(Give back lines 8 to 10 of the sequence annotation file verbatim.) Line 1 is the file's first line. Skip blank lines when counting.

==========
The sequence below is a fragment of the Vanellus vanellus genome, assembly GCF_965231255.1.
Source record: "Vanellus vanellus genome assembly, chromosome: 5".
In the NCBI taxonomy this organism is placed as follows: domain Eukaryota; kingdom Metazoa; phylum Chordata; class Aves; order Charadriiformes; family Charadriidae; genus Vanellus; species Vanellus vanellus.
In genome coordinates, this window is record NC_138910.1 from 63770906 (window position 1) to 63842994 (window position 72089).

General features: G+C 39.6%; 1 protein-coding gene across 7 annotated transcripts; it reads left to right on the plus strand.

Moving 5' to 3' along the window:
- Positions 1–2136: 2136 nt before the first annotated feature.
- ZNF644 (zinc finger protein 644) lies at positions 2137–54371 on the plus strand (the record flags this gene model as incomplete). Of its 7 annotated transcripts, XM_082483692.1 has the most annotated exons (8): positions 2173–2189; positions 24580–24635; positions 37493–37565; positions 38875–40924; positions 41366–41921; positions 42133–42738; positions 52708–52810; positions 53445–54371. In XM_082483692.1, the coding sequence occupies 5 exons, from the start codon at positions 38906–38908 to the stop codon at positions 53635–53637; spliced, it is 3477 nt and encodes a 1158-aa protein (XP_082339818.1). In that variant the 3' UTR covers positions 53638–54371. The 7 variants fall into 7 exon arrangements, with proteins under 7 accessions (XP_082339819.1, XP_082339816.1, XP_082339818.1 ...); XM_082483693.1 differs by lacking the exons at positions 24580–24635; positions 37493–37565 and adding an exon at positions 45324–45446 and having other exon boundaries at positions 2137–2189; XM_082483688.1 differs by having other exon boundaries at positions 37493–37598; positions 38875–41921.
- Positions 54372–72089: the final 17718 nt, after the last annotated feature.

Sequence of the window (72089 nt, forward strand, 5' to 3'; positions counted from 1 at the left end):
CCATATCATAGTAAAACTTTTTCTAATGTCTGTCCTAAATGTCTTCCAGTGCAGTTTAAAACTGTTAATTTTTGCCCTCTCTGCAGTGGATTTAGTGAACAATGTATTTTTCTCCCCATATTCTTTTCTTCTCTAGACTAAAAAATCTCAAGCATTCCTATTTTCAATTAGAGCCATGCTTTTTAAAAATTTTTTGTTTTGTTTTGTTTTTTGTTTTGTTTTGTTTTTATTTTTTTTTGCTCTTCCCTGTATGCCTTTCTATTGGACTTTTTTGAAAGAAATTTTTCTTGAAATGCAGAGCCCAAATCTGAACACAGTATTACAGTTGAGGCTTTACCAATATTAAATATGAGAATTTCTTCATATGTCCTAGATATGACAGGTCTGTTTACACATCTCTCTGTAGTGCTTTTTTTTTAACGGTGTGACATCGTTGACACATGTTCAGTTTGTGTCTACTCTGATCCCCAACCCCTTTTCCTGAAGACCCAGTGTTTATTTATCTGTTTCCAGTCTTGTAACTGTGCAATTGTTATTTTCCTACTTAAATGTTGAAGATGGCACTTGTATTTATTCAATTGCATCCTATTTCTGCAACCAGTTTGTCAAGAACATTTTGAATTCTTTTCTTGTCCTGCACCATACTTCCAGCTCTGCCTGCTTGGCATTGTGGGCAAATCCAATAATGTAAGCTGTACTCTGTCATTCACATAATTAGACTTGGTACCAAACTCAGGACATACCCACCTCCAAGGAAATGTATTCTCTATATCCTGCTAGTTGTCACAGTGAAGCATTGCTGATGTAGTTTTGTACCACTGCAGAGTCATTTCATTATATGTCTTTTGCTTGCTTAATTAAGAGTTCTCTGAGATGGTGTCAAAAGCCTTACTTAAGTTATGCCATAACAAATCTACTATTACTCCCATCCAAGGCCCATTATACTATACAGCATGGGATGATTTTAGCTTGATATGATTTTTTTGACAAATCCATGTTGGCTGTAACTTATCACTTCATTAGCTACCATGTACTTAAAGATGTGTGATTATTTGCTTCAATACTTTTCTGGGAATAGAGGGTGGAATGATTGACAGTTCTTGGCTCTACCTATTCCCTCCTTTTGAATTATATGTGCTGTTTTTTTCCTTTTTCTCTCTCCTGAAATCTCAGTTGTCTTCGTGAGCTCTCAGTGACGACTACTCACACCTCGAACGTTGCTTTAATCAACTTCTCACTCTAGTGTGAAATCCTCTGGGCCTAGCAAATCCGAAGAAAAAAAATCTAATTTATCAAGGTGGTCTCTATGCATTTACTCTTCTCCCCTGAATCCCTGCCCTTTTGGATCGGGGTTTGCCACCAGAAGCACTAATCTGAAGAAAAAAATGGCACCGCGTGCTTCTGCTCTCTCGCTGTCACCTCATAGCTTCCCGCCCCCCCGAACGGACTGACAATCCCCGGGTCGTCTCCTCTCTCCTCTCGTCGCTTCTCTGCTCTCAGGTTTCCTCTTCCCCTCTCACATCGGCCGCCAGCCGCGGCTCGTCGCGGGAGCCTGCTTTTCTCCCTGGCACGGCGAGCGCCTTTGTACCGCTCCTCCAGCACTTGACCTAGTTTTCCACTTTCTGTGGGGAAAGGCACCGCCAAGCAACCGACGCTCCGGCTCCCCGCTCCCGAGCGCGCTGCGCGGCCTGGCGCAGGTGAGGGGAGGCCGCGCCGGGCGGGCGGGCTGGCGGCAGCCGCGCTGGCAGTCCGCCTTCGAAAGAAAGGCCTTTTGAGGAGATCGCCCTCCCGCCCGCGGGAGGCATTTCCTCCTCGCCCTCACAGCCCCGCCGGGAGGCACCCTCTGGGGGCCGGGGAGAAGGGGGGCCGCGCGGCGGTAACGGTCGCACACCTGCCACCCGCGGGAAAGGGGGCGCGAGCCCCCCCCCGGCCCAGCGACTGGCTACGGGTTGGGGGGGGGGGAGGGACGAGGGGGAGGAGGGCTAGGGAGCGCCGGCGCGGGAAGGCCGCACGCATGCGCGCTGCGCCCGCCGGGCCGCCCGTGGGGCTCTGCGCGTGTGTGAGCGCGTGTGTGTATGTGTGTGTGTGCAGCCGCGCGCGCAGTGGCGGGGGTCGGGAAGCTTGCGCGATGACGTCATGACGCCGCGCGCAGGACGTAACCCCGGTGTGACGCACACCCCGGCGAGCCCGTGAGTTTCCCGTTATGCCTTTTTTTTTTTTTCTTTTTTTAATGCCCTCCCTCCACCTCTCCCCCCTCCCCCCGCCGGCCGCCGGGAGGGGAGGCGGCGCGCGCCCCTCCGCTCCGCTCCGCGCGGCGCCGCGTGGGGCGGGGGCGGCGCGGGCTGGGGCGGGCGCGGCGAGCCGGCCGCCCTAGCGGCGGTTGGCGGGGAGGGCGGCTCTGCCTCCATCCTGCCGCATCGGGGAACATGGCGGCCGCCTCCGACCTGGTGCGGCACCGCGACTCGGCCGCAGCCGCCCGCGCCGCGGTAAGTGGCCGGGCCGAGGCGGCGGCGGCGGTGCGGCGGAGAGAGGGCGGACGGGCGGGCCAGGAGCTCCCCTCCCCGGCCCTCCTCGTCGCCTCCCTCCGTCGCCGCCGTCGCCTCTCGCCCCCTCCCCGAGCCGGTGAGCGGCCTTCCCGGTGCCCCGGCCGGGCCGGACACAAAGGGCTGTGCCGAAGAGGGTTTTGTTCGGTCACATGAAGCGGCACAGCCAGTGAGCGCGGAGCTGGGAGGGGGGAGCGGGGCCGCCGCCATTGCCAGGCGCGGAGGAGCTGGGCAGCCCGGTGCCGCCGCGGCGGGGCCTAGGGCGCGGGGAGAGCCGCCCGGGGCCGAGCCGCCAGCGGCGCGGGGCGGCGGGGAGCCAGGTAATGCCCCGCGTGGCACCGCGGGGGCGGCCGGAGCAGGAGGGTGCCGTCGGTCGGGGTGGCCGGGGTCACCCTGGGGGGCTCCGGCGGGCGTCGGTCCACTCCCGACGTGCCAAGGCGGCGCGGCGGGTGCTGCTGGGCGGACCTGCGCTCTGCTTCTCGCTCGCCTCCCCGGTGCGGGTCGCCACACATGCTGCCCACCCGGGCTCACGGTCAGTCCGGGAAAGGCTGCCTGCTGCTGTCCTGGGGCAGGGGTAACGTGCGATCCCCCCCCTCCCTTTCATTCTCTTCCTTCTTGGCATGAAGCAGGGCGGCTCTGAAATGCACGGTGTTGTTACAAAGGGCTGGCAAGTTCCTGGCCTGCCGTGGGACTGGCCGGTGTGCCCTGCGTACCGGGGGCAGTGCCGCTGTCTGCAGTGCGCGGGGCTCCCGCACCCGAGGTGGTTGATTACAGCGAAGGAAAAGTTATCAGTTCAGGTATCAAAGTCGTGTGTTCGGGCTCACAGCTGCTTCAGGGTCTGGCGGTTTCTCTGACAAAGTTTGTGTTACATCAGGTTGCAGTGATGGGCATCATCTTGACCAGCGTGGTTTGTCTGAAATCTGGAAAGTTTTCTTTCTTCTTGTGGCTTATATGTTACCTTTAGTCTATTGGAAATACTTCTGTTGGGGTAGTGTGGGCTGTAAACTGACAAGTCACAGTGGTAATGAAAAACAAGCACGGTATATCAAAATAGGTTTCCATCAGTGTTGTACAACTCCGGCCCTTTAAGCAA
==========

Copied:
- ZNF644 (zinc finger protein 644) lies at positions 2137–54371 on the plus strand (the record flags this gene model as incomplete). Of its 7 annotated transcripts, XM_082483692.1 has the most annotated exons (8): positions 2173–2189; positions 24580–24635; positions 37493–37565; positions 38875–40924; positions 41366–41921; positions 42133–42738; positions 52708–52810; positions 53445–54371. In XM_082483692.1, the coding sequence occupies 5 exons, from the start codon at positions 38906–38908 to the stop codon at positions 53635–53637; spliced, it is 3477 nt and encodes a 1158-aa protein (XP_082339818.1). In that variant the 3' UTR covers positions 53638–54371. The 7 variants fall into 7 exon arrangements, with proteins under 7 accessions (XP_082339819.1, XP_082339816.1, XP_082339818.1 ...); XM_082483693.1 differs by lacking the exons at positions 24580–24635; positions 37493–37565 and adding an exon at positions 45324–45446 and having other exon boundaries at positions 2137–2189; XM_082483688.1 differs by having other exon boundaries at positions 37493–37598; positions 38875–41921.
- Positions 54372–72089: the final 17718 nt, after the last annotated feature.

Sequence of the window (72089 nt, forward strand, 5' to 3'; positions counted from 1 at the left end):